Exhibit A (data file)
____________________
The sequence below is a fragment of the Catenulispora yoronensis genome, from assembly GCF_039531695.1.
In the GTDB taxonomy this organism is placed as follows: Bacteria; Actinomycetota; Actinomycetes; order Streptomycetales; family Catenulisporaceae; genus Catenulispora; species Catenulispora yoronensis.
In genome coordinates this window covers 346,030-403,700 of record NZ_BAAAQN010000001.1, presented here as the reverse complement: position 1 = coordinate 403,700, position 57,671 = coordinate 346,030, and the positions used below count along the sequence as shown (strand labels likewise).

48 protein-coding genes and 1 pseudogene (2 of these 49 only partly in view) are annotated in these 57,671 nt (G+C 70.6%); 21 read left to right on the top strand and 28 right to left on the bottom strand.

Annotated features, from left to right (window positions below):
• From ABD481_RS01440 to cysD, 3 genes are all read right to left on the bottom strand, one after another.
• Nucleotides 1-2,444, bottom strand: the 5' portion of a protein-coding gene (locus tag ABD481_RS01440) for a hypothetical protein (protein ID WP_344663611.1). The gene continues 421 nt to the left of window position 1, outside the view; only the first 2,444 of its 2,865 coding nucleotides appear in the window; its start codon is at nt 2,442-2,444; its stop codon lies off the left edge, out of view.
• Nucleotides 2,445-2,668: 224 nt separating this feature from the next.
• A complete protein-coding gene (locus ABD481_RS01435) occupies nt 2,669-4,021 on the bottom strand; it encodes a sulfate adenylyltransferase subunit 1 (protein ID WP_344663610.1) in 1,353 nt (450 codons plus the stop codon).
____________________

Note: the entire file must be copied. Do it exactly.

The sequence below is a fragment of the Catenulispora yoronensis genome, from assembly GCF_039531695.1.
In the GTDB taxonomy this organism is placed as follows: Bacteria; Actinomycetota; Actinomycetes; order Streptomycetales; family Catenulisporaceae; genus Catenulispora; species Catenulispora yoronensis.
In genome coordinates this window covers 346,030-403,700 of record NZ_BAAAQN010000001.1, presented here as the reverse complement: position 1 = coordinate 403,700, position 57,671 = coordinate 346,030, and the positions used below count along the sequence as shown (strand labels likewise).

48 protein-coding genes and 1 pseudogene (2 of these 49 only partly in view) are annotated in these 57,671 nt (G+C 70.6%); 21 read left to right on the top strand and 28 right to left on the bottom strand.

Annotated features, from left to right (window positions below):
• From ABD481_RS01440 to cysD, 3 genes are all read right to left on the bottom strand, one after another.
• Nucleotides 1-2,444, bottom strand: the 5' portion of a protein-coding gene (locus tag ABD481_RS01440) for a hypothetical protein (protein ID WP_344663611.1). The gene continues 421 nt to the left of window position 1, outside the view; only the first 2,444 of its 2,865 coding nucleotides appear in the window; its start codon is at nt 2,442-2,444; its stop codon lies off the left edge, out of view.
• Nucleotides 2,445-2,668: 224 nt separating this feature from the next.
• A complete protein-coding gene (locus ABD481_RS01435) occupies nt 2,669-4,021 on the bottom strand; it encodes a sulfate adenylyltransferase subunit 1 (protein ID WP_344663610.1) in 1,353 nt (450 codons plus the stop codon).